How to handle the option deposit

I’ve got a simple question to answer for you. It has to do with a very common question I get a lot about the tenant-buyer’s option deposit money on a lease option deal. 

How do you get that option deposit money to apply toward their future down payment? 

Well, here’s how it works. It’s not that hard. And, yes, it is legal. Don’t ever settle for the first no that you get — for any kind of deal — from a realtor, broker, attorney.

If I would have stopped the first time I heard somebody tell me no, when I asked if I could do a lease option or a double close or put a property in a trust or do subject-to’s or owner financing, I’d be nowhere.

I digress…

#1. One of the things that I teach about wholesaling lease options is that the tenant-buyer writes the initial option deposit check to an escrow company

And if you’re working with the right mortgage broker, they should know of a way to make that money apply toward their future down payment. They have to know the right banks to send that to. 

But several times a month, I hear: “My mortgage broker says you can’t do that.”

My response? Talk to more brokers. You will get a yes. My mortgage broker does it. My friends and students who do lease options, their mortgage brokers do it. Just find yourself one who does too.

Ok, here’s 2 more…

#2. Make sure they’re using the mortgage broker that you recommend — the one who said yes.

In the contract, never have a guarantee that it will apply to their future down payment. In my contract, I say that they get a credit for that money back, and that’s true. Because if they don’t use the right mortgage broker and the right bank, I can’t guarantee that money will get applied to them. It’s up to them to make sure they’re using the mortgage broker that I recommend. 

Think about it… in a normal transaction, you don’t make the check out to the seller. You make it out to the title company. There’s no reason they can’t make it out to the escrow company. Just because that’s outside the norm, doesn’t mean it’s wrong or not allowed.

When the tenant-buyer makes the check out to an escrow company, that company cuts you a check after the tenant-buyer moves in. That’s your ‘assignment fee.’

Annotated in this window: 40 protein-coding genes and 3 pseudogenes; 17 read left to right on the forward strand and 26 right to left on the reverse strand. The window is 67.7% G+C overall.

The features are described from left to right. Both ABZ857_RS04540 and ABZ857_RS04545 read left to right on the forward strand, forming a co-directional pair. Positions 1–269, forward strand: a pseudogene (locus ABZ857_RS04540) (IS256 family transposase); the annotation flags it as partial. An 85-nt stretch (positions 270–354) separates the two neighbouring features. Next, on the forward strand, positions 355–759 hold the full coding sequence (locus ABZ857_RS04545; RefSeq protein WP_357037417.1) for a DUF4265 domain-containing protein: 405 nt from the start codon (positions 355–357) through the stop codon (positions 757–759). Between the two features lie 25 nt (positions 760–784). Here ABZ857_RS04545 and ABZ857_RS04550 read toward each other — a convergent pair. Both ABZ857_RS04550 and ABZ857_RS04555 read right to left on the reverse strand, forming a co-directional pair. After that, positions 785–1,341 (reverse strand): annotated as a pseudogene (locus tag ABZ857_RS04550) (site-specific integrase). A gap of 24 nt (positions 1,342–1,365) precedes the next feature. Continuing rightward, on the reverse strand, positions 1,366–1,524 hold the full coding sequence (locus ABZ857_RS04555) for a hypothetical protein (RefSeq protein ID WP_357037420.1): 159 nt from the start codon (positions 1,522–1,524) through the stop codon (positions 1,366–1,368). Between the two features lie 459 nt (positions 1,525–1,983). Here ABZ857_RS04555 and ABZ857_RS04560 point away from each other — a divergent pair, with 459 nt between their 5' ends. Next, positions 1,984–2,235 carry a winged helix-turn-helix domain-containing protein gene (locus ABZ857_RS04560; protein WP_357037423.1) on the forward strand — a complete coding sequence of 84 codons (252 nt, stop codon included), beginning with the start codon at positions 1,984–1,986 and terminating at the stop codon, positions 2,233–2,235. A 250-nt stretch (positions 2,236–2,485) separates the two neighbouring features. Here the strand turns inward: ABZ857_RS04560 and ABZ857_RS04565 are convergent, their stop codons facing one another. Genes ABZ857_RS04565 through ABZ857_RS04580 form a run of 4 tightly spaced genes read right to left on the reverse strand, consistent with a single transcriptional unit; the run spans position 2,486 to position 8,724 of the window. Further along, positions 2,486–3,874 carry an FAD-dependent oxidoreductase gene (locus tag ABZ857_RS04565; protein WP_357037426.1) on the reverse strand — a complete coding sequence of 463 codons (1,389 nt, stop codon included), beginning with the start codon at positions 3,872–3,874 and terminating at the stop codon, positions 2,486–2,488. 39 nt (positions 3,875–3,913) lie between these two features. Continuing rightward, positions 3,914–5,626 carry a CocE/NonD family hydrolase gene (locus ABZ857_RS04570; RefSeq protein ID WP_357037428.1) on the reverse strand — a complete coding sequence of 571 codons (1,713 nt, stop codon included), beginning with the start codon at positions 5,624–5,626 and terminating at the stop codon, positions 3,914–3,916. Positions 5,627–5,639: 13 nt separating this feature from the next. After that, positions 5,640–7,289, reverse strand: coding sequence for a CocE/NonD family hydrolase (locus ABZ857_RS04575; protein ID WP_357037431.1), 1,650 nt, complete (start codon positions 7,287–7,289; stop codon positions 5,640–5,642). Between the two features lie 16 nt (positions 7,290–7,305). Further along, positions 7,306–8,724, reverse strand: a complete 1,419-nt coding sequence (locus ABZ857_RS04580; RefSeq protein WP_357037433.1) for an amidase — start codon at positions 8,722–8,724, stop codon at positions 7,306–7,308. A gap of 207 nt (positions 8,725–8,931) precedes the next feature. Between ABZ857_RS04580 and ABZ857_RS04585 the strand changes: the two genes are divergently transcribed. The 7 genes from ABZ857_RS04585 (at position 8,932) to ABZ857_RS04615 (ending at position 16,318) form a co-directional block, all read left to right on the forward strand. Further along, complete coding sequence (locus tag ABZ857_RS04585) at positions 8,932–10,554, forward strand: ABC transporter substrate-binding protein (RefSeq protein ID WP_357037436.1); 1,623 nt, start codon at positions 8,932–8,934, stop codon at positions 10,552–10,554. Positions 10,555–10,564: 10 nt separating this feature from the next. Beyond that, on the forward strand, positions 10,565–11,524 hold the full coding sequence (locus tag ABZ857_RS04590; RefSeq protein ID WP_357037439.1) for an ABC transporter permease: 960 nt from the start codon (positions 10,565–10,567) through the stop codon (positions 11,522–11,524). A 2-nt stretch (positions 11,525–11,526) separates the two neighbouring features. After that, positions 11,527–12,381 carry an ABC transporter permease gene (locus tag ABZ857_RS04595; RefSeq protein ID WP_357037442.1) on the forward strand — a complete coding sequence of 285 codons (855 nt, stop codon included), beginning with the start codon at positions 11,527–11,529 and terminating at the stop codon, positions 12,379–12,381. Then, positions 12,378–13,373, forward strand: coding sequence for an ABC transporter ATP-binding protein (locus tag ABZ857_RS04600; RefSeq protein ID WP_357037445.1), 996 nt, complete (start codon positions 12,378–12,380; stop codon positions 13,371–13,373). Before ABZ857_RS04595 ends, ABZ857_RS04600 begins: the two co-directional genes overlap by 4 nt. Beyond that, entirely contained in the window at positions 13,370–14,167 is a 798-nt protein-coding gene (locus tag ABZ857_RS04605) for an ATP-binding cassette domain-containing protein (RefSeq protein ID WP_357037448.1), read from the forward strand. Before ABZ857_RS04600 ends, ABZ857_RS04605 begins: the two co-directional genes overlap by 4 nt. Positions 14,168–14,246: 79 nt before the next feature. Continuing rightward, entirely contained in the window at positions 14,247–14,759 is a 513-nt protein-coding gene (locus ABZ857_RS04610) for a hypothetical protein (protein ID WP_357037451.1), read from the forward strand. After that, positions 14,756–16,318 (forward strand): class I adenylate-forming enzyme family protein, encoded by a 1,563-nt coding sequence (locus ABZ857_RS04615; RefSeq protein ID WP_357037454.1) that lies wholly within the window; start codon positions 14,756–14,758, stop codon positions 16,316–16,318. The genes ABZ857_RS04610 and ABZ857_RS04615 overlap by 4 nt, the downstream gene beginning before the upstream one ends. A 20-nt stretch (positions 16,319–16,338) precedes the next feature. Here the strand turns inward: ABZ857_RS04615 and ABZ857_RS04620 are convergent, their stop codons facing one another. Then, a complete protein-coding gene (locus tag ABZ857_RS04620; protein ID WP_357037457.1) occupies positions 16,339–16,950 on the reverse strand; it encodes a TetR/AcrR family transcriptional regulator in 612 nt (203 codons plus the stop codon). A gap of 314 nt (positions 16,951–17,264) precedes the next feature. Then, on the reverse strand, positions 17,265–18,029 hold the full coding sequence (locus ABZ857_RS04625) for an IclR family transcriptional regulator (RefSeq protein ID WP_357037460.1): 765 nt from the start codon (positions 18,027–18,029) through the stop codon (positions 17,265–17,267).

Again, you’ve got to make sure you’re working with a mortgage broker who knows how to do this… knows the right way to present it to the banks… and knows the right banks to present it to. 

Not every bank is going to allow it, so you need to find a creative, open-minded mortgage broker or banker who understands lease options. 

#3. If you’ve talked to 100 mortgage brokers and they’ve all told you, “No, you can’t do this,” then have the tenant-buyer make the check out to the seller, and then have the seller write you a check for your assignment fee right then and there.

Make sure it all happens at the same time! 

Explain to the seller what’s going to happen upfront from the very beginning, so they understand how it’s going to work. You say how much money you’ll make as your assignment fee, and how the tenant-buyer is going to make it work. 

Stay in control. 

You tell them in advance how it’s going to work and that it shouldn’t be a big deal. When the tenant-buyer writes the check out to them, then they write you a check at the same time — frame it as a simple paperwork exchange. 

Look…

Don’t let people tell you that you can’t do things. Find the more creative brokers who can help you as an investor. And it helps if you can find a local escrow company too. 

The best way is from referrals. Ask around. Start networking at your local REIA groups. Find people who do lease options in your town and ask them who they use. 

And you should be good to go. 🙂

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